10:00 PM PST on Thursday, January 21, 2010

Washington Bureau

WASHINGTON – After repeatedly criticizing California’s congressional delegation for failing to procure more funding for the cash-strapped state, Gov. Arnold Schwarzenegger played a different role this week when he met with the same federal lawmakers in Washington.

It was a kinder, gentler Schwarzenegger who spent the last two days making his pitch to federal officials for an additional $6.9 billion in federal money to help close the state’s $20 billion budget gap.

While it is too soon to tell whether the trip will yield increased funding, the softer tone appeared to help smooth over any lingering ill will among the federal delegation, as lawmakers pledged to work more closely with state officials on ways to increase the flow of money from Washington to the Golden State.

“It became Democrats and Republicans as one team,” Schwarzenegger said, emphasizing that his visit was not to assess blame or suggest “that our congressional delegation hasn’t done their work, or anything like that.”

Inland Rep. Joe Baca, who was among those who took exception to the governor’s recent remarks, said Thursday’s meeting was cordial.

“He said, ‘I wasn’t really trying to point fingers,'” said Baca, D-Rialto, after leaving the meeting inside the Capitol Building. “We said we really need to get together more.”

The trip included meetings with both of California’s senators, dozens of the state’s House members and a pair of Obama administration officials. Joined by the top Republican and Democratic members of the state Assembly and Senate, Schwarzenegger laid out his case that California is owed the additional funding because it is a donor state, one that pays more in taxes than it receives back in federal cash.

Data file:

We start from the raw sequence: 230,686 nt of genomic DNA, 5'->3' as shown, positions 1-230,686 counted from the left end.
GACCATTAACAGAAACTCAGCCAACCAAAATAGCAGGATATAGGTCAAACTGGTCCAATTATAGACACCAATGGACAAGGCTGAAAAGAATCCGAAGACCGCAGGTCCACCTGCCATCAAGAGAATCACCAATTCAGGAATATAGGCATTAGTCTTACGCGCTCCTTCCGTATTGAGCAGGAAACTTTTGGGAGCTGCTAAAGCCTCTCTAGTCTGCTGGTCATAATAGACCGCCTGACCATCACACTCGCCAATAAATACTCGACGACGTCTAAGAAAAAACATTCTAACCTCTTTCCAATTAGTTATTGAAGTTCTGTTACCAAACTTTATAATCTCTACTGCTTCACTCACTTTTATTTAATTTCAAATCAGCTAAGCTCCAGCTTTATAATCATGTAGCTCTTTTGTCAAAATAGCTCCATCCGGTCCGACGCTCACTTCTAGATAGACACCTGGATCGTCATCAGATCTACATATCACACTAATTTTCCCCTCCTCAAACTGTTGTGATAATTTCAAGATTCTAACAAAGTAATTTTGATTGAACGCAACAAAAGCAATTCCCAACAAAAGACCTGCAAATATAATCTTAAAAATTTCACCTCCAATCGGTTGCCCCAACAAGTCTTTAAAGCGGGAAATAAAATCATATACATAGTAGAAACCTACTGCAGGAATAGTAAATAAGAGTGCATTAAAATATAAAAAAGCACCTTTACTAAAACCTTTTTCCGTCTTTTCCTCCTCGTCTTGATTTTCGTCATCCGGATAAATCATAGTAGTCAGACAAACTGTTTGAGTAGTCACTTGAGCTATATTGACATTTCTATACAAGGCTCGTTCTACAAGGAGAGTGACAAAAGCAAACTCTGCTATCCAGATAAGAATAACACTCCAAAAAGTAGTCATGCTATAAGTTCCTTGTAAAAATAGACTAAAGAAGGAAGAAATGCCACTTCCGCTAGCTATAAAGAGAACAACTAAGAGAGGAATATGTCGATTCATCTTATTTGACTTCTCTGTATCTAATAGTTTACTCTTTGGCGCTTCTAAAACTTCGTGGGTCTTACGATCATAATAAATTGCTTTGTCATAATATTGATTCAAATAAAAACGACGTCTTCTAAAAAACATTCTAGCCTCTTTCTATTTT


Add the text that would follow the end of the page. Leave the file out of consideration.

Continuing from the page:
Among his specific requests are: an increase in federal funding for Medi-Cal, the extension of some programs related to the federal Recovery Act, and full reimbursement for the costs of incarcerating illegal immigrants. If they are not met, he has vowed billions in cuts to programs aimed at helping California’s needy.

“For each federal dollar that we fall short, we have a trigger list of additional cuts and revenues,” Schwarzenegger said earlier this month when he released his proposed budget.

In the same speech, he urged California’s congressional delegation to “join the fight” for more federal money. Days earlier, he suggested federal lawmakers should either vote against proposed health care legislation or work harder to get California a better deal in the bill.

His remarks angered lawmakers, who said they work tirelessly for the state’s interests.

Sen. Barbara Boxer, D-Calif., described the proposed cuts as a threat. Sen. Dianne Feinstein, D-Calif., issued a statement chiding Schwarzenegger and saying the budget crisis was created in Sacramento — not Washington.

And Baca accused the governor of an irresponsible “pass-the-buck” mentality.

In addition to the war of words, the timing of Schwarzenegger’s trip on the same week as the special election in Massachusetts seemed to hold the potential to dampen support for his request.

Republicans captured the Senate seat held 47 years by the late Sen. Ted Kennedy, D-Mass, toppling the Democrats’ 60-vote supermajority and dealing a huge blow to the health care legislation.

Schwarzenegger opposes the bill.

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